The Barcode Capture API included with BlackBerry® 6 comes with a nifty new feature: The ability for a third-party developer to integrate scanning and generating 1D and 2D barcodes inside their app. It’s really easy, too – take a look at this article in our Developer Resource Center to see a sample app that will generate QR codes, or scan them and open the URL in the browser.
If you have a device running BlackBerry® 6 you can compile the app and start playing around with it right now! If not, you may have noticed the new version of BlackBerry App World ™ (version 2.0) has a “Scan a Barcode” menu option. It’s nominally used to open links to apps in the App World, but it will do any URL encoded in a QR Code. Try this one:
QR Codes, if you have never encountered them before, are a type of 2D barcode. This is in contrast to a 1D barcode like the UPCs you see on most products. The big advantage of 2D barcodes (and QR codes in particular) is that they are easy to scan with a camera and can contain a lot of information. QR codes can hold up to 4296 alphanumeric characters, leaving you plenty of space for URLs or other bits of text data. 1D codes are more difficult to detect, and must be viewed straight on by the camera. This means that on a BlackBerry® Torch™ 9800 smartphone, you actually have to rotate the device into landscape mode to detect them properly. QR codes use those squares in the corner to make it easy to figure out the proper orientation.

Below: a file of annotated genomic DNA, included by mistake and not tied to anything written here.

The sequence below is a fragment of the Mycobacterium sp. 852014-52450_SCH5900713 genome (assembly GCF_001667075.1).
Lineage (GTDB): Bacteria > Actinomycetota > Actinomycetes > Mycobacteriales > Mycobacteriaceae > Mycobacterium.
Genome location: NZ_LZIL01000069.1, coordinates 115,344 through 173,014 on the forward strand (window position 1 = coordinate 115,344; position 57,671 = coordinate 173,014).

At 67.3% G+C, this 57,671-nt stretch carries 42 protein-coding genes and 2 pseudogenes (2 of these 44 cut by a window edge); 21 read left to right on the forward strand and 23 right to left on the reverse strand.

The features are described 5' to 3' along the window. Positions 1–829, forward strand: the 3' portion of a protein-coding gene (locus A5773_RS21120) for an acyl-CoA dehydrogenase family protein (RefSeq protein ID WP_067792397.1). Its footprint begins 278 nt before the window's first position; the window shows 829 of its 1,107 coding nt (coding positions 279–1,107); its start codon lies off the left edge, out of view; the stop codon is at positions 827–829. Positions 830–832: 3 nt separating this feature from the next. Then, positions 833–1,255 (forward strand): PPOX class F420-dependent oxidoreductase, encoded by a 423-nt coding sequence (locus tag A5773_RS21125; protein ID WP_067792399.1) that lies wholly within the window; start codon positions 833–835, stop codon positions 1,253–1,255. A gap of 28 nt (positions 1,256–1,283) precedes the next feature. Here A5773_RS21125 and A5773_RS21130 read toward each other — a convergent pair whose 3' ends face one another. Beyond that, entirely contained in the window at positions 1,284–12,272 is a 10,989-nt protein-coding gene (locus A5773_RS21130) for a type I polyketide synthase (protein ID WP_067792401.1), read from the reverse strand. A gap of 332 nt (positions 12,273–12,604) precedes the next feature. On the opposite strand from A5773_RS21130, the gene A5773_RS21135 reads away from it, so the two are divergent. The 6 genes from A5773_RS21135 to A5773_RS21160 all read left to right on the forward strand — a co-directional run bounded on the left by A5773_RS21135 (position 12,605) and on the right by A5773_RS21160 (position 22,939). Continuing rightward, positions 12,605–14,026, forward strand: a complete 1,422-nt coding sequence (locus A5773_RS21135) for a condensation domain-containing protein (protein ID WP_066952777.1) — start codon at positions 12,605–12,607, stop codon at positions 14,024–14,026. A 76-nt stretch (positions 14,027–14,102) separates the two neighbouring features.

They are pretty popular in the mobile space, so if you are interested in doing stuff with barcodes, QR codes are probably the one you want. They aren’t the only kind of barcode available to you as a developer, however – we’ve used the open source ZXing library (pronounced “zebra crossing”) to add support for many different kinds of barcode:
The full list is always in the BarcodeFormat class. Currently, as per the ZXing library, Data Matrix and PDF 417 support is alpha quality. These, along with the ease of reading – and an already very large mobile presence – make QR codes the best choice for most applications. As I said, the Barcode API in BlackBerry 6 allows the BlackBerry smartphone to generate a QR code for you, but there are also several websites that will help you do that as well (if you want to print them off, for example) such as here.
Finally, you might be interested to know that the com.google.zxing package is actually very powerful, letting you get down into the nitty-gritty barcode data if you want. You can play around with the bit matrix used to generate 2D barcodes, and it also offers a few nifty methods like a Reed-Solomon encoder and decoder.
And don’t forget, even if you don’t need to use QR codes inside your application, with the function already built into BlackBerry App World they are a great way to promote your app. Just make one using your app’s URL in BlackBerry App World, and if a user sees it on a billboard or in a magazine, they can scan it and buy it right away.
Have you had any experience with the Barcode API yet? What did you think of it?